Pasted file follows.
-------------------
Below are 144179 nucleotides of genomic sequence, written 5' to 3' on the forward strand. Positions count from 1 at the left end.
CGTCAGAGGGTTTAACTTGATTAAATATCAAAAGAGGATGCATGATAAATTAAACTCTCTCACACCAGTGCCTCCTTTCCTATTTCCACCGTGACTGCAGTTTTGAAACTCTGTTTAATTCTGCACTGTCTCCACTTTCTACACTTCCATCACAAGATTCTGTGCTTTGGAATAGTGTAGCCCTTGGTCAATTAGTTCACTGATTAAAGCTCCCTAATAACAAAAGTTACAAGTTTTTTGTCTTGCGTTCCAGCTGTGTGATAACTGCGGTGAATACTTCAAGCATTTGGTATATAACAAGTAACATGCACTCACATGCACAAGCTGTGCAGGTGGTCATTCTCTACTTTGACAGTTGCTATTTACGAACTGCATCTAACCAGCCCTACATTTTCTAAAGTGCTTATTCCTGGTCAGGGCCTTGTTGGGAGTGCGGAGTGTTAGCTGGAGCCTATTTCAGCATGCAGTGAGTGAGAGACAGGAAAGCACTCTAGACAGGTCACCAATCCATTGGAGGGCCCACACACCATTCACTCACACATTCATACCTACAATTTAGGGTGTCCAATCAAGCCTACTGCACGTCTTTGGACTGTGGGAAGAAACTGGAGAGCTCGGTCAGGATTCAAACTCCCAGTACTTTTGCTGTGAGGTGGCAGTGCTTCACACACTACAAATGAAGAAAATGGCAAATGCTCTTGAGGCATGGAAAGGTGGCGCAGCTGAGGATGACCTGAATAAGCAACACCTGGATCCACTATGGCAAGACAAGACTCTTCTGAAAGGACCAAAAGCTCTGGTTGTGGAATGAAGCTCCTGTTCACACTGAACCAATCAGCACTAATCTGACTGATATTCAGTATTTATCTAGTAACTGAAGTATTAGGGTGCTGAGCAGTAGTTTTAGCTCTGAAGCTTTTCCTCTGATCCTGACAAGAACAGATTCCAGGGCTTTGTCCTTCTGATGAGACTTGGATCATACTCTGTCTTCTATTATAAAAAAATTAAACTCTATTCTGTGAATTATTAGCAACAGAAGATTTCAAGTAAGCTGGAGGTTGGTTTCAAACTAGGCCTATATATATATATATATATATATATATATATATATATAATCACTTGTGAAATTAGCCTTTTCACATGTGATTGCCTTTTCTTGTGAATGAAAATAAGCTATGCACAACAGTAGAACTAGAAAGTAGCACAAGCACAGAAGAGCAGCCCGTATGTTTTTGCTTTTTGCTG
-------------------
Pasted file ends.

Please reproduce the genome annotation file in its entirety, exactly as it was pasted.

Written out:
Below are 144179 nucleotides of genomic sequence, written 5' to 3' on the forward strand. Positions count from 1 at the left end.
CGTCAGAGGGTTTAACTTGATTAAATATCAAAAGAGGATGCATGATAAATTAAACTCTCTCACACCAGTGCCTCCTTTCCTATTTCCACCGTGACTGCAGTTTTGAAACTCTGTTTAATTCTGCACTGTCTCCACTTTCTACACTTCCATCACAAGATTCTGTGCTTTGGAATAGTGTAGCCCTTGGTCAATTAGTTCACTGATTAAAGCTCCCTAATAACAAAAGTTACAAGTTTTTTGTCTTGCGTTCCAGCTGTGTGATAACTGCGGTGAATACTTCAAGCATTTGGTATATAACAAGTAACATGCACTCACATGCACAAGCTGTGCAGGTGGTCATTCTCTACTTTGACAGTTGCTATTTACGAACTGCATCTAACCAGCCCTACATTTTCTAAAGTGCTTATTCCTGGTCAGGGCCTTGTTGGGAGTGCGGAGTGTTAGCTGGAGCCTATTTCAGCATGCAGTGAGTGAGAGACAGGAAAGCACTCTAGACAGGTCACCAATCCATTGGAGGGCCCACACACCATTCACTCACACATTCATACCTACAATTTAGGGTGTCCAATCAAGCCTACTGCACGTCTTTGGACTGTGGGAAGAAACTGGAGAGCTCGGTCAGGATTCAAACTCCCAGTACTTTTGCTGTGAGGTGGCAGTGCTTCACACACTACAAATGAAGAAAATGGCAAATGCTCTTGAGGCATGGAAAGGTGGCGCAGCTGAGGATGACCTGAATAAGCAACACCTGGATCCACTATGGCAAGACAAGACTCTTCTGAAAGGACCAAAAGCTCTGGTTGTGGAATGAAGCTCCTGTTCACACTGAACCAATCAGCACTAATCTGACTGATATTCAGTATTTATCTAGTAACTGAAGTATTAGGGTGCTGAGCAGTAGTTTTAGCTCTGAAGCTTTTCCTCTGATCCTGACAAGAACAGATTCCAGGGCTTTGTCCTTCTGATGAGACTTGGATCATACTCTGTCTTCTATTATAAAAAAATTAAACTCTATTCTGTGAATTATTAGCAACAGAAGATTTCAAGTAAGCTGGAGGTTGGTTTCAAACTAGGCCTATATATATATATATATATATATATATATATATATATAATCACTTGTGAAATTAGCCTTTTCACATGTGATTGCCTTTTCTTGTGAATGAAAATAAGCTATGCACAACAGTAGAACTAGAAAGTAGCACAAGCACAGAAGAGCAGCCCGTATGTTTTTGCTTTTTGCTG